On returning to Second Life

Regarding Second Life: I went through a period of being extremely hooked on it. Mainly because I could build anything I wanted to, and studio space, expertise, money and physics be damned.

Also I could be a trilobite with a hat on. (More about that another time).

But then I moved to the country, where my satellite connection cost $50 for a princely 3gig of downloads per month, and so my prim-twisting career came to a very abrupt end. After a while in the country I returned to Melbourne, but both of the deeply “vintage” apartments I lived in required me to come up with $300 to get a phone line connected, which was tricky and thus didn’t end up happening.[1] And so, roughly four and half years later, after finishing my degree and acquiring cheap and plentiful broadband, I was finally able to return to the metaverse.

Last week I logged in, and of course about 8 billion things have changed (sculpted mesh :-o), which meant I got to feel the heady rush of being a clueless newb all over again. This is kind of how I feel in most aspects of my First Life, so I consider this a nice (if unexpected) upgrade in Second Life’s realism department.

My inventory (a mere 8,177 items) was, blissfully, not too disorganised. Good work, pre-library-school self, I applaud your adherence to some semblance of a filing system. I figured I’d start by working my way through all the landmarks I’d collected to see which (if any) of my old haunts existed.To my astonishment, a few of them did. (Hey there Davinci Garden, Particle Lab, Vernian Sea)

One of my favourite places in-world was the Melbourne Laneways project (machinima by Gary Hazlitt) run by the ABC, and of course, ABC island (I learnt to build in their sandbox, awww.) But damn:

smallABC2

smallABC
It turns out that after 5 years of operation, ABC island was shut down in September of 2012. Which doesn’t surprise me, but is still a bit disappointing as I was fond of the place and its weird twirling triangles. Building was what engaged me most of all about Second Life, and as I did almost all of mine on ABC Island, the two are very closely intertwined with each other.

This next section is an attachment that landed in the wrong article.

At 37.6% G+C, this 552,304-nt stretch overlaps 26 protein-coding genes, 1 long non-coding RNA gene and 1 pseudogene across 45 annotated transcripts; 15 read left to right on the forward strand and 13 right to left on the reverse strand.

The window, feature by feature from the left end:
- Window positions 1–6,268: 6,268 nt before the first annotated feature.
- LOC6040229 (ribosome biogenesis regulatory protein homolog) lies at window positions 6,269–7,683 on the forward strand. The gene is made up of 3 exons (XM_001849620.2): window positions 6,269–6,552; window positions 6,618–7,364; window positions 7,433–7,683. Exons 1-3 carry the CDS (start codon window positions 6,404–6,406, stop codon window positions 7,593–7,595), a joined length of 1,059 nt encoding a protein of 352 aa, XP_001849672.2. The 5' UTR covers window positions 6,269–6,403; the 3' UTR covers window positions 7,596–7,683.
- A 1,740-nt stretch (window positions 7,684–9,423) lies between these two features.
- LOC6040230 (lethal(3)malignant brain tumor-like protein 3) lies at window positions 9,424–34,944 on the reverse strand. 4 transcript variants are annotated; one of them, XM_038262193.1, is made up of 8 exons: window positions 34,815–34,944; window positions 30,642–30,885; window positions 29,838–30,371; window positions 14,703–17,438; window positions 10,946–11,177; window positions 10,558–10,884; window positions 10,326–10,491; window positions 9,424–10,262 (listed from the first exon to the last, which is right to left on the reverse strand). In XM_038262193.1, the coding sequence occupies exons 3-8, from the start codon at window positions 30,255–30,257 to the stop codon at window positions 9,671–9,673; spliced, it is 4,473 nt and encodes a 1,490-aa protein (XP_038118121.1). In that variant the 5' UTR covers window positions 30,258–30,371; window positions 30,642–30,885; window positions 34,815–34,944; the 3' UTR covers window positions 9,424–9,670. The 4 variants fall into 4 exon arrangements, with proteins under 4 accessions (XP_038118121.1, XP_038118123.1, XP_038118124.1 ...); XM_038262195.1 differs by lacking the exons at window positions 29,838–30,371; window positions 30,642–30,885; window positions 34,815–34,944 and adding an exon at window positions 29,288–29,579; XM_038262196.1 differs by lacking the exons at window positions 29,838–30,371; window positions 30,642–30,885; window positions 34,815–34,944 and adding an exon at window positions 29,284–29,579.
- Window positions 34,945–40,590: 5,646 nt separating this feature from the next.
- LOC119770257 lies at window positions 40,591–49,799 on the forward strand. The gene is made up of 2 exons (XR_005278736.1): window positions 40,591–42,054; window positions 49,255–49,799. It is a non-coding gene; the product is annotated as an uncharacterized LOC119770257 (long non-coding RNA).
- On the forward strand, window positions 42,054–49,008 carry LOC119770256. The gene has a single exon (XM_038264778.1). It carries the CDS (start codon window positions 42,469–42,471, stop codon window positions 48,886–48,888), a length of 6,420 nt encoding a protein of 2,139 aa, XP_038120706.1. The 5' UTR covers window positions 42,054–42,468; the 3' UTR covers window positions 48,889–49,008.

Over the years I’ve been away I have missed spending time inworld. While I did have a few contacts (one of whom made my day by messaging me after I’d been logged in 10 minutes), for the most part my Second Life was spent wandering around, making things, listening to people’s radio stations, and generally enjoying my own company. I loved how the world was simultaneously empty and highly changeable. It felt real, and remote, and unstable. I’m not sure I would have stayed around long enough to get hooked if it weren’t for the incredible Not Possible IRL blog (now inactive), which made me realise just how powerful the idea of Second Life could be.

chouchou_004

 Places now changed or gone – screenshots from 2008. It’s clear I took these before I learnt about the windlight settings :-/

above: ChouChou | below: The Far away

the far away

the far away2

With the barriers to participation gone, I’m hoping to spend some more time back in Second Life. Knowing I won’t be able to pour hours into making textures or (re)learning Blender makes me wonder how involved I will really be this second time around. But it’s strange to realise you’ve missed a virtual place, even one as mercurial as this, and that feeling is enough to keep me curious.

So farewell ABC Island. In tribute, here are some photos of my super-newb avatar frolicking in the Laneways, no doubt decked out in the latest freebie box from Yadni’s Junkyard (which still exists, much to my surprise). Long before I’d twisted my first prim or uploaded my first sculptie, I was just hanging out here doing very little of anything.

oldshots1 oldshots2

 

[1]I do love reflecting on the fact that the money spent cumulatively to charge the mobile dongle I used for internet access would have not only paid this fee, but also covered an extravagant monthly internet package, had I been able to come up with the lump sum in the first place. See Vimes on boots for a more eloquent explication of this phenomenon

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